Road Safety Week 2018 is currently taking place in New Zealand (May 7-13), with the theme of seat belts and distractions.

A community event held annually in May, Road Safety Week is organized by Brake, the road safety charity. It’s an opportunity for towns, companies, clubs, schools and nurseries to run their own road safety campaigns and help raise awareness of key road safety issues such as wearing seat belts.

“We know whilst most people do buckle up, there are still a number of drivers and passengers choosing not to wear a seat belt, and that choice significantly increases your risk of death or serious injury,” said Caroline Perry, Brake’s NZ Director.

“We see the devastation that road crashes cause families and communities. It’s vitally important you buckle up on every trip, even if you’re just going round the corner. We urge drivers to remind their passengers, and refuse to carry a passenger who isn’t wearing their seat belt. We’re also reminding parents to make sure their children are in a child restraint until they’re 148cm tall. Please remember, seat belts save lives.”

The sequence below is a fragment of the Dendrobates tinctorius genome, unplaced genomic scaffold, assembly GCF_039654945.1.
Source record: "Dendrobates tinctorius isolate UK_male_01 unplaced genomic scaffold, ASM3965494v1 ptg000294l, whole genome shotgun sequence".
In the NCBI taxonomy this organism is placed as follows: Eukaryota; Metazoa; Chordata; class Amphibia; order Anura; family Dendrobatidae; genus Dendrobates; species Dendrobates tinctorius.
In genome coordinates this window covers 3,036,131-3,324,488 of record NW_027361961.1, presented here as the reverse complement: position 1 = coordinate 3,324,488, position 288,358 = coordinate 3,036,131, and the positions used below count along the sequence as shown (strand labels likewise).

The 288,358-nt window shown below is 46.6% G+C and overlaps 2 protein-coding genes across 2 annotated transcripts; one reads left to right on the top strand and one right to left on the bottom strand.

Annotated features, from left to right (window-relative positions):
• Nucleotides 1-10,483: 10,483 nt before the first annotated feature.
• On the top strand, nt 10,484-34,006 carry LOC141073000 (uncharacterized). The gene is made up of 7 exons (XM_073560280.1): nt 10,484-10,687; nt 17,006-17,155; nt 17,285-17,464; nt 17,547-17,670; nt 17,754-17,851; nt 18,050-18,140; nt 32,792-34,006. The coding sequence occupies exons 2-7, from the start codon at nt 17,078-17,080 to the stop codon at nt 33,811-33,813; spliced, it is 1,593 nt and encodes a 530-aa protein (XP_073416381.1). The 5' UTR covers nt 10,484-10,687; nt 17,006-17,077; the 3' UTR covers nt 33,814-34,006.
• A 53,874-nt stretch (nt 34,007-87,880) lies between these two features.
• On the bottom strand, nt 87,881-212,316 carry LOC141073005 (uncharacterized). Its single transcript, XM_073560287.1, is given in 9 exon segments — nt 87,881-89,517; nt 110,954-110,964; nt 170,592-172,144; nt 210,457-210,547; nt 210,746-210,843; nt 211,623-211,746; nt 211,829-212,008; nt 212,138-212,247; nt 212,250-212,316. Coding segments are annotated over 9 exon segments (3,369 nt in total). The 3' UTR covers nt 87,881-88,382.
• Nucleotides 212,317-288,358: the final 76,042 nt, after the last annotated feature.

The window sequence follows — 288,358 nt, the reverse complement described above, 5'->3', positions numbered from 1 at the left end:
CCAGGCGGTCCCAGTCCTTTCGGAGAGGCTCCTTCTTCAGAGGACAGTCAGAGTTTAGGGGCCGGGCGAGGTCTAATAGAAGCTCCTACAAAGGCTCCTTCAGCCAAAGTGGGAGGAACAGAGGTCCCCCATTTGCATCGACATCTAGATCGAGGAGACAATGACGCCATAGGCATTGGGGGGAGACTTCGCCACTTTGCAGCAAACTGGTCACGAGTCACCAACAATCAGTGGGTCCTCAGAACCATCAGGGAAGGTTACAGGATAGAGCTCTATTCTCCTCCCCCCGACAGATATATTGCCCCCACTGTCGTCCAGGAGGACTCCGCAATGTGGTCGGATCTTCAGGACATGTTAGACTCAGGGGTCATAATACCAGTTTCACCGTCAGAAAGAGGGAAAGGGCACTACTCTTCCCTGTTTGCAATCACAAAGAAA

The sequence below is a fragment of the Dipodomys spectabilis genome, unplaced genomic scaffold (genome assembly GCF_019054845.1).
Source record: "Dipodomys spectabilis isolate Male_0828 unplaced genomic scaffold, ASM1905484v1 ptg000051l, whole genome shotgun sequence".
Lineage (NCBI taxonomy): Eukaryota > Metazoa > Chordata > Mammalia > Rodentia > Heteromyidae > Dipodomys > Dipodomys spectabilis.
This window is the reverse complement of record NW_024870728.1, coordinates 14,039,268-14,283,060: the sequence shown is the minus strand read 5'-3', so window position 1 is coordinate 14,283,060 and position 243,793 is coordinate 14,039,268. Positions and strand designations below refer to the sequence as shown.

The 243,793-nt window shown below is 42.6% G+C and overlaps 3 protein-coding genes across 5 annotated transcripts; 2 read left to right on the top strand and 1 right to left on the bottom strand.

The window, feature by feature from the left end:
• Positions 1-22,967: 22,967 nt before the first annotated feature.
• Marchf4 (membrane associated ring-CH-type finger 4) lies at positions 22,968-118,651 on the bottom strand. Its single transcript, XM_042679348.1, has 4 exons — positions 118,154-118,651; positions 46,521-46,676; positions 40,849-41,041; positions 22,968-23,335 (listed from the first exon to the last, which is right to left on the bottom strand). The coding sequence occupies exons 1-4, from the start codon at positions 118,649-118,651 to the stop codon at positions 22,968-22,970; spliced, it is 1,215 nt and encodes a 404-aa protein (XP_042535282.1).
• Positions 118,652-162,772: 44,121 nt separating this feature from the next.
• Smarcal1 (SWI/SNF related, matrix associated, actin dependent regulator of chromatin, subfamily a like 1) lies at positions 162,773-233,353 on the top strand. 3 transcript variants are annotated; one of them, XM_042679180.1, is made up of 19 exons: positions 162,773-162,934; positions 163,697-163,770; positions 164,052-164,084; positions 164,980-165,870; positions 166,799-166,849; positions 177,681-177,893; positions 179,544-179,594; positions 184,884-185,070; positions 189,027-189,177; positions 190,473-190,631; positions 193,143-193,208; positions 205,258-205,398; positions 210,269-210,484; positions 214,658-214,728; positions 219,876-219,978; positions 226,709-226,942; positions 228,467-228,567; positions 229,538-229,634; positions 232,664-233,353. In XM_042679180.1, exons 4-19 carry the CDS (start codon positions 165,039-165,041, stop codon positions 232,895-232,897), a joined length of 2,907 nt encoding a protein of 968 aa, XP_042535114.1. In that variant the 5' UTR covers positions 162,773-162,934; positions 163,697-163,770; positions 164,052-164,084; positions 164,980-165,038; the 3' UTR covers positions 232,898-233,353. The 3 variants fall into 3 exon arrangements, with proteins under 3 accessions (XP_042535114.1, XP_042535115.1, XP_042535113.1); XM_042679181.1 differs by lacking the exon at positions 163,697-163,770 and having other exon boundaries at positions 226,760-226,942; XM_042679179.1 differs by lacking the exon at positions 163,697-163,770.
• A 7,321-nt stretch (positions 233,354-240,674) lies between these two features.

Brake’s seat belt tips:

  • Everyone should always wear a seat belt, on every trip
  • It’s extremely important back seat passengers wear seat belts as well as those in the front seats
  • An unrestrained back seat passenger can kill someone else in the vehicle, and themselves, by slamming into someone else’s head in a crash as they are thrown forward
  • Never squeeze extra people in without belts, or sharing the same belt – this can be as dangerous as not wearing one
  • Three-point seat belts are far safer than lap belts, because the shoulder strap stops you being thrown forward. However, if only a lap belt is available, you should still wear it
  • Children should be in an appropriate child restraint until 148cm tall. Their seat should be appropriate for their height and weight
  • Use a child restraint with the New Zealand/Australian Standard tick mark or United Nations E mark, and ensure it is properly fitted. If you need help fitting it, ask a certified Child Restraint Technician
  • Always ensure your child’s seat gives his or her head and neck protection. The top of your child’s head should never come above the top of their child seat